For a complete list of available command-line options, see the ps(1) manual page.

24.1.2. Using the top Command

The top command displays a real-time list of processes that are running on the system. It also displays additional information about the system uptime, current CPU and memory usage, or total number of running processes, and allows you to perform actions such as sorting the list or killing a process.
To run the top command, type the following at a shell prompt:
top
For each listed process, the top command displays the process ID (PID), the effective user name of the process owner (USER), the priority (PR), the nice value (NI), the amount of virtual memory the process uses (VIRT), the amount of non-swapped physical memory the process uses (RES), the amount of shared memory the process uses (SHR), the process status field S), the percentage of the CPU (%CPU) and memory (%MEM) usage, the accumulated CPU time (TIME+), and the name of the executable file (COMMAND). For example:
~]$ top
top - 02:19:11 up 4 days, 10:37,  5 users,  load average: 0.07, 0.13, 0.09
Tasks: 160 total,   1 running, 159 sleeping,   0 stopped,   0 zombie
Cpu(s): 10.7%us,  1.0%sy,  0.0%ni, 88.3%id,  0.0%wa,  0.0%hi,  0.0%si,  0.0%st
Mem:    760752k total,   644360k used,   116392k free,     3988k buffers
Swap:  1540088k total,    76648k used,  1463440k free,   196832k cached

  PID USER      PR  NI  VIRT  RES  SHR S %CPU %MEM    TIME+  COMMAND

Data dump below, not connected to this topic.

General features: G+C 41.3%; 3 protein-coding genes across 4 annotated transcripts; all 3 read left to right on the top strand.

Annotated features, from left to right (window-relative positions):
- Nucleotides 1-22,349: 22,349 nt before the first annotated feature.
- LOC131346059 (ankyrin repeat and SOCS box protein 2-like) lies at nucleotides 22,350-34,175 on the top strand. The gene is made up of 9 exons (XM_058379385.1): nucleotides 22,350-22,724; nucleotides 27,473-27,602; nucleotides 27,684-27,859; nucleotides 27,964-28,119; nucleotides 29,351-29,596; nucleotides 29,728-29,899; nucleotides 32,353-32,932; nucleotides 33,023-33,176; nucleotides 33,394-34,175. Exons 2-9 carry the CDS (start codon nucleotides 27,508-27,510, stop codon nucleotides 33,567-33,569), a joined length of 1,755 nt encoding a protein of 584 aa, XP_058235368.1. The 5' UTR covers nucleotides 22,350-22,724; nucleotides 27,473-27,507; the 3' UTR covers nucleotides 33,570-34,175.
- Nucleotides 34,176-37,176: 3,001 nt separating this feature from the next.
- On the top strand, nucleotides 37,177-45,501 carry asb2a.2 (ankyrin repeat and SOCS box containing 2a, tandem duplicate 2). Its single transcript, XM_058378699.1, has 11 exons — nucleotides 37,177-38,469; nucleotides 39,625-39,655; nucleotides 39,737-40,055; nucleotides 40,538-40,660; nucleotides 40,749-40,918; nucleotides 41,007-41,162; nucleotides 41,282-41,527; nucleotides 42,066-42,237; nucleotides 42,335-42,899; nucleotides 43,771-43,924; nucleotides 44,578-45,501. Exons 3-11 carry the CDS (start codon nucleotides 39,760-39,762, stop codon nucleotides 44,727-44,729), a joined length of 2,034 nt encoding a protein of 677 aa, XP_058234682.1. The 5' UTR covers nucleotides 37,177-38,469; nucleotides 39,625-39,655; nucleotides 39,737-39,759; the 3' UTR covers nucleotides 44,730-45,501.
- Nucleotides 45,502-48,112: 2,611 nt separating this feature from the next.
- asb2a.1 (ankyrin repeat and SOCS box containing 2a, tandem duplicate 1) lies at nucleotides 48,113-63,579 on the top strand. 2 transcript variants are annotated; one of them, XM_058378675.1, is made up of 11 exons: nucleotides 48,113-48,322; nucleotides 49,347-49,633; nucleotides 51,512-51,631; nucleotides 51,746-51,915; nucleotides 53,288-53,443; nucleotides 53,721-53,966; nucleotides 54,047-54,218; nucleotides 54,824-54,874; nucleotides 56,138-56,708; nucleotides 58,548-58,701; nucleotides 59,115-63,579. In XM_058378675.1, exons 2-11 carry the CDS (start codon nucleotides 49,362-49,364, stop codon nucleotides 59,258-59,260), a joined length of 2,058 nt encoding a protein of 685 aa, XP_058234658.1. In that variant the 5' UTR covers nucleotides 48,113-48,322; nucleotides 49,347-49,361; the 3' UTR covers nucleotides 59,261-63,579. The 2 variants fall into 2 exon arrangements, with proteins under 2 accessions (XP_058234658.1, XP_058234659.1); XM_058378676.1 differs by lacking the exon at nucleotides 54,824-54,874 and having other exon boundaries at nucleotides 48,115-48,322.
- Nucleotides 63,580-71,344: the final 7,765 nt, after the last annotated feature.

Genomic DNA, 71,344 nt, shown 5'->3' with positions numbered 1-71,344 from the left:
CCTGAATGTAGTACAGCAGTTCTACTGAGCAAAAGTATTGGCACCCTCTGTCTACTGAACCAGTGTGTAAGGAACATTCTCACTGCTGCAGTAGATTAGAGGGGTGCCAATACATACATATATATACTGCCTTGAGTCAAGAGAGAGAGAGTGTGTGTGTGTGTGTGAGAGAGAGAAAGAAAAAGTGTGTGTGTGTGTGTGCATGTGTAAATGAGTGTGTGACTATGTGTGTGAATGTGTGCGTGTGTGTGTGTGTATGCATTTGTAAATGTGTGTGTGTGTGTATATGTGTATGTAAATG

14401 jhradile  20   0  313m  10m 5732 S  5.6  1.4   6:27.29 gnome-system-mo
 1764 root      20   0  133m  23m 4756 S  5.3  3.2   6:32.66 Xorg
13865 jhradile  20   0 1625m 177m 6628 S  0.7 23.8   0:57.26 java
   20 root      20   0     0    0    0 S  0.3  0.0   4:44.39 ata/0
 2085 root      20   0 40396  348  276 S  0.3  0.0   1:57.13 udisks-daemon
    1 root      20   0 19404  832  604 S  0.0  0.1   0:01.21 init
    2 root      20   0     0    0    0 S  0.0  0.0   0:00.01 kthreadd
    3 root      RT   0     0    0    0 S  0.0  0.0   0:00.00 migration/0
    4 root      20   0     0    0    0 S  0.0  0.0   0:00.02 ksoftirqd/0
    5 root      RT   0     0    0    0 S  0.0  0.0   0:00.00 migration/0
    6 root      RT   0     0    0    0 S  0.0  0.0   0:00.00 watchdog/0
    7 root      20   0     0    0    0 S  0.0  0.0   0:01.00 events/0
    8 root      20   0     0    0    0 S  0.0  0.0   0:00.00 cpuset
    9 root      20   0     0    0    0 S  0.0  0.0   0:00.00 khelper
   10 root      20   0     0    0    0 S  0.0  0.0   0:00.00 netns
   11 root      20   0     0    0    0 S  0.0  0.0   0:00.00 async/mgr